Author Topic: In the Realm of Hungry Ghosts  (Read 2176 times)

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Offline Inculcated

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In the Realm of Hungry Ghosts
« on: July 11, 2011, 03:28:12 PM »
Gabor Maté In the Realm of Hungry Ghosts: Close Encounters with Addiction
Video Interview: http://www.democracynow.org/2010/2/3/addiction

I was surprised to find by search that this book appears to have only been mentioned on here once (in an AARC discussion). I’m sure many have read it. I’m glad to have and so I pass along a recommendation.

My thoughts were taken on small journeys through that which I hadn’t considered and development of that which I had considered with respect to Harm Reduction. Later in the tome, the proposals he outlines took me further still and I took great interest in the places that sections of the book took me to -where I was hesitant to follow.

In the preface to the U.S. edition he had me engaged with his response to remarks about praise for his book which called it “Humanizing”. His comment that he found this to be “an overstatement” was qualified with the thought provoking question “How can human beings be humanized, and who says addicts aren’t human to begin with?” This was a discrete presage to content which challenges the reader to acknowledge the biases regarding the tendency for our culture to regard some as the worthy poor and others the undeserving indigent. As well as challenge the war on drugs as a failure which claims as collateral damage those its purported purpose is to protect.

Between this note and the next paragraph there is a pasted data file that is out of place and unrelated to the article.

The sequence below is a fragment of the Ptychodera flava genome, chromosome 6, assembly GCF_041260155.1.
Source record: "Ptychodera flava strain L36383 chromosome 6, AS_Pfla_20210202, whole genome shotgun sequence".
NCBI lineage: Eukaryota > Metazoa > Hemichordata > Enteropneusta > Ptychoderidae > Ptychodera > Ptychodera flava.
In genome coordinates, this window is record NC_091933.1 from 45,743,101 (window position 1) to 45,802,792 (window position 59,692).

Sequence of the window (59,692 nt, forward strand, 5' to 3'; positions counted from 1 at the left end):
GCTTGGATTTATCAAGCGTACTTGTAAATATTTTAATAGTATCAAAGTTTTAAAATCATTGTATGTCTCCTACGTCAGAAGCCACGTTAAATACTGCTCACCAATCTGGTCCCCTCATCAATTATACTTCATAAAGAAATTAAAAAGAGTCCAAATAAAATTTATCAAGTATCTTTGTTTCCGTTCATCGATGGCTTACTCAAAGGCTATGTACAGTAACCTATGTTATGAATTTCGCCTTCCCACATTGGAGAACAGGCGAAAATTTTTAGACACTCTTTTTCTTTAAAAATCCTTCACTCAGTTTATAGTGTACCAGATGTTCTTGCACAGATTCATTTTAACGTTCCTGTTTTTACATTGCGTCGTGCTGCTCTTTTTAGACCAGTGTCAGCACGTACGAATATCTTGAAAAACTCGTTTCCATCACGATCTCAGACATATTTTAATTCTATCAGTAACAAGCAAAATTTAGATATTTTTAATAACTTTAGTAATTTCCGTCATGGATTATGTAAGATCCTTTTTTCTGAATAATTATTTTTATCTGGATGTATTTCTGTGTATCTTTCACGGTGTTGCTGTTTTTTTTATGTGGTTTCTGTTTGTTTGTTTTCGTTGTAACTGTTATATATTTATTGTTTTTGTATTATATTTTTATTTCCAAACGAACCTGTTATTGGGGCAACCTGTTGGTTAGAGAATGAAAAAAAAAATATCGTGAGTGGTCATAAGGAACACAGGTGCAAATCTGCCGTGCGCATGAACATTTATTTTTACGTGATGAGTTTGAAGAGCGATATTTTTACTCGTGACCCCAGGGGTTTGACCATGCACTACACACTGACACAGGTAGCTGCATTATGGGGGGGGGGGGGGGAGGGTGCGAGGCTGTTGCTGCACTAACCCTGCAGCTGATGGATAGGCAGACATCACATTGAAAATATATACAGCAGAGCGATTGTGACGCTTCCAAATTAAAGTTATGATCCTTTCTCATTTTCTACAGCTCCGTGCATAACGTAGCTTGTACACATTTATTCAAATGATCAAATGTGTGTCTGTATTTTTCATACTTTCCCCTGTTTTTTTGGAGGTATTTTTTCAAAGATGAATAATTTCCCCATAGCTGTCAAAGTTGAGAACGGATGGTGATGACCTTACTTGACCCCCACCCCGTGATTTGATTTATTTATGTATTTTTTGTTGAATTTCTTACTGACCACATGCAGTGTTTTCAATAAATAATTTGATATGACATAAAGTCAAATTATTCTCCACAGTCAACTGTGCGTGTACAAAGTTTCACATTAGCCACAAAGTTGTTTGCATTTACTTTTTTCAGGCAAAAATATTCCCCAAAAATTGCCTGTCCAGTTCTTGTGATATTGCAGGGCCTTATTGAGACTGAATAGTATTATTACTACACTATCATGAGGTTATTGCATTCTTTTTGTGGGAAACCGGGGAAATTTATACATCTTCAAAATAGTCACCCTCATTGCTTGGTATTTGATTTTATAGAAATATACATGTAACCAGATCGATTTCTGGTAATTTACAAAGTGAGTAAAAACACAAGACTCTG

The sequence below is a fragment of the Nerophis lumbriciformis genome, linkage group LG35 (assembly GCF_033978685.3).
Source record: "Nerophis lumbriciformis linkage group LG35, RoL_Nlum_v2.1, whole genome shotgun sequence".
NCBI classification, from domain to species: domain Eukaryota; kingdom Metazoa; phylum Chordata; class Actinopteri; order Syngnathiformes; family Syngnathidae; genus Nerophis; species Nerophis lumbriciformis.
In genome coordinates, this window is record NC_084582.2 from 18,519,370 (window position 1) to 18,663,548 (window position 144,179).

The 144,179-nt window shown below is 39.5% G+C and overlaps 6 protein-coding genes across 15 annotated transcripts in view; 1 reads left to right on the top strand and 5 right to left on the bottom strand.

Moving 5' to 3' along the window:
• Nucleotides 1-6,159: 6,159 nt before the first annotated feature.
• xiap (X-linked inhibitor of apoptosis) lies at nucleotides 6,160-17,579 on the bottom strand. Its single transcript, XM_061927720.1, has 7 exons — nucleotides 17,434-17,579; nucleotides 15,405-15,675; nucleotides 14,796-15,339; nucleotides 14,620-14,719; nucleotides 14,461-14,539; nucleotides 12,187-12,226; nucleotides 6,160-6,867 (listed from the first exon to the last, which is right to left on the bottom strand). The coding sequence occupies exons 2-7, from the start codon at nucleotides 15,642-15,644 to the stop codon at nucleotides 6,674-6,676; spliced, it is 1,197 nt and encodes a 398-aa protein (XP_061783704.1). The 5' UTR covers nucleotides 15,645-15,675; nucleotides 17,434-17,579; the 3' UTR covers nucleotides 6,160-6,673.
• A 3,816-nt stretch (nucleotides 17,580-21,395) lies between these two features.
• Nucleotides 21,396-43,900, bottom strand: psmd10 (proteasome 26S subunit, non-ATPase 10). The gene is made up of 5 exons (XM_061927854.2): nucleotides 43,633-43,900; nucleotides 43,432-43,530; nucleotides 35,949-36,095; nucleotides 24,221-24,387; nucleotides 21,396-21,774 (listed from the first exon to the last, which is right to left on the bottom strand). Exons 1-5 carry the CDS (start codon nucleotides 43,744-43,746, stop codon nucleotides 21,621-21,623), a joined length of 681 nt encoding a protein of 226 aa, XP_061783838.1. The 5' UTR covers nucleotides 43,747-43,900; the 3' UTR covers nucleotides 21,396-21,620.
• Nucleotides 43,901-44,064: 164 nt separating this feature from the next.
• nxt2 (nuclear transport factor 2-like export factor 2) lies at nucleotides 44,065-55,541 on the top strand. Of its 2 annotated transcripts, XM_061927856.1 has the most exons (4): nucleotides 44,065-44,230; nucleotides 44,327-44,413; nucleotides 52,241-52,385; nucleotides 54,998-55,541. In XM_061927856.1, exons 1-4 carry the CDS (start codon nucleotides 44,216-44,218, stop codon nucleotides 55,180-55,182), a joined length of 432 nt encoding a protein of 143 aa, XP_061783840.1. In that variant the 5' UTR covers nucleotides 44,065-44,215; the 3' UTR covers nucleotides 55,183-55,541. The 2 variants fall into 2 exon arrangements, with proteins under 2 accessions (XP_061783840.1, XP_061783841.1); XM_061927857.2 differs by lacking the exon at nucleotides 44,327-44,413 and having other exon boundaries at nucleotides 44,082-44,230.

The breadth of this book is difficult to do justice to in a summary. The portrayals of the severely addicted individuals with whom he’s worked with are as compassionate as the depictions of these circumstances in which they are subsisting and dying amidst the addictions that brought them there are unblinkingly honest. Poignant are their experiences of brutality and privations which engendered the cycle of self inflicted pain and self neglect in which they seem trapped.  

Page one he briefly elucidates three realms of the wheel of life based on Buddhist cosmology-- including the insatiable inhabitants of that which he selected the title of his book for. On that page also was a line which held a simple statement that was for me one of those stunning moments of seeing some quietly held personal belief that had seemed exclusive to me spelled out so matter of factly that the reflection caused me a stirring sense of awe.

Shortly thereafter he states that no society can understand itself without first understanding its shadow side. With this he writes:
There is a host of questions to be considered, among them:
•   What are the causes of addictions?
•   What is the nature of the addiction prone personality?
•   What happens in physiologically in the brains of addicted people?
•   How much choice does the addict really have?
•   Why is the war on drugs such a failure and what might be a humane evidence based approach to the treatment of severe drug addiction?